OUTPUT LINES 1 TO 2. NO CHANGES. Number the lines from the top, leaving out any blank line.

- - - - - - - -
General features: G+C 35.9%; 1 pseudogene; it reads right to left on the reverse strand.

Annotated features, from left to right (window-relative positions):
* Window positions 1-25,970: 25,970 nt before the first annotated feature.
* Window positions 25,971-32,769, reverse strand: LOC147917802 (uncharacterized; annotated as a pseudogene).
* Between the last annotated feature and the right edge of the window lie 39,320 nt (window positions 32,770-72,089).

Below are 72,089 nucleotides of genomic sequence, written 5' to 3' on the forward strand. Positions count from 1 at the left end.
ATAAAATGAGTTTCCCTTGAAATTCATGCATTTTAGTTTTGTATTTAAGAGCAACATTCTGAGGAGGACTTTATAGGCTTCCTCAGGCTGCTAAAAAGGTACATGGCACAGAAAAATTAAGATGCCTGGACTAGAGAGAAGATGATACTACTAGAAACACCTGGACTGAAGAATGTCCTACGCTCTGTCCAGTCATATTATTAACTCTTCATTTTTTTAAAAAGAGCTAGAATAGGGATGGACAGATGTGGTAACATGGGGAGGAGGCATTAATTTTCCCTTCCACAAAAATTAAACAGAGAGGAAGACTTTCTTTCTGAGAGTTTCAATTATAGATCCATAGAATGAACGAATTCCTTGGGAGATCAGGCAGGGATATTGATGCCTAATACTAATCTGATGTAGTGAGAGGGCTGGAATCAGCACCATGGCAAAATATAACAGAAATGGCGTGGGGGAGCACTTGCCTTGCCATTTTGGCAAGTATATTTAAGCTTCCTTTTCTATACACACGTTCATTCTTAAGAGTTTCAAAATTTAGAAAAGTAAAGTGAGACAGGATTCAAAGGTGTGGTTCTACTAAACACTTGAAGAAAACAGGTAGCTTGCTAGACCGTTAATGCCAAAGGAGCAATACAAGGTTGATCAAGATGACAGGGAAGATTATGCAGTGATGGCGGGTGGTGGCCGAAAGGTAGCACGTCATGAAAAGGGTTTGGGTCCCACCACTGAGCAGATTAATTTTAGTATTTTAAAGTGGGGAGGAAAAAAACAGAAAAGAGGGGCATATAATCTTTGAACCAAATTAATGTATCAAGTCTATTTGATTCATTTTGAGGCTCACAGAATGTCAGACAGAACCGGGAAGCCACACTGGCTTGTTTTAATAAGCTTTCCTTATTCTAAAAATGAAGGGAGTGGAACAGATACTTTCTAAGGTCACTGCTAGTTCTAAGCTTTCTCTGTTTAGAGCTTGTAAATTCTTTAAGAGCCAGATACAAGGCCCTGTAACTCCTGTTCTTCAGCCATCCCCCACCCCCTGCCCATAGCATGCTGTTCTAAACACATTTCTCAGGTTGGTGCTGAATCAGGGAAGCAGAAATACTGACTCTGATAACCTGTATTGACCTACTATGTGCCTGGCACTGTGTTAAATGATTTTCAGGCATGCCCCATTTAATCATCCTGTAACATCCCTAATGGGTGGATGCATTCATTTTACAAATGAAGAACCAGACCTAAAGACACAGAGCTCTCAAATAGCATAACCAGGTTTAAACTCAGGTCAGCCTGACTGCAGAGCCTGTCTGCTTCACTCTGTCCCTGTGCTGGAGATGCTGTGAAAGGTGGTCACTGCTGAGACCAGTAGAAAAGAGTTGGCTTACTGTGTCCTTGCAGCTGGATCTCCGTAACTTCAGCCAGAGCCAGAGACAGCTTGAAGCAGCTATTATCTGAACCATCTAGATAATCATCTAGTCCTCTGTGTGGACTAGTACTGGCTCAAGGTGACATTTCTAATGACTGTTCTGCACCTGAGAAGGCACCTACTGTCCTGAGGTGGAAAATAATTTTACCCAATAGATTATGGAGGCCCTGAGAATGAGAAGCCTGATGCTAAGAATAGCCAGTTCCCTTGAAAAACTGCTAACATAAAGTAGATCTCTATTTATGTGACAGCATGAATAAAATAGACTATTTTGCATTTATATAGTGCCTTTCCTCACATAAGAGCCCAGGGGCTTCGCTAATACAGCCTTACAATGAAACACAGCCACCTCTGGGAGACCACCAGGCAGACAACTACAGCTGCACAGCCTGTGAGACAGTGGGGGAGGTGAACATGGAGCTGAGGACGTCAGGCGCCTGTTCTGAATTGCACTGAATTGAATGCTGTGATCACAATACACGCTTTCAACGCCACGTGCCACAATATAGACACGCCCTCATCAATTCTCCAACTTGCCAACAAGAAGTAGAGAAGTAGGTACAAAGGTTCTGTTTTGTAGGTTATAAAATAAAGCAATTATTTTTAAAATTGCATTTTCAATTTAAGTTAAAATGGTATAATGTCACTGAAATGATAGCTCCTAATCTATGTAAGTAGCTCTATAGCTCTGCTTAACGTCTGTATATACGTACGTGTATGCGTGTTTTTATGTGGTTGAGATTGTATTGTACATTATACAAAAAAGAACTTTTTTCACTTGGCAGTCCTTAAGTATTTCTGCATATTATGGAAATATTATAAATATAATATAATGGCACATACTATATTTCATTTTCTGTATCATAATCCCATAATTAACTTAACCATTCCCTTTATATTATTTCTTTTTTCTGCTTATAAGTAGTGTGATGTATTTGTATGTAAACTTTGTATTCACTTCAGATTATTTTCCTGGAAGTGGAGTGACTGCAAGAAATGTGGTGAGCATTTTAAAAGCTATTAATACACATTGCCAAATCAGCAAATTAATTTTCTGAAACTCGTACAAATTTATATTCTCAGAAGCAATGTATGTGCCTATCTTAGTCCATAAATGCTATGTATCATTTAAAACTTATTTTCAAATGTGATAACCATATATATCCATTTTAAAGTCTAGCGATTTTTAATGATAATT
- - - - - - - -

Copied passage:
General features: G+C 35.9%; 1 pseudogene; it reads right to left on the reverse strand.

Annotated features, from left to right (window-relative positions):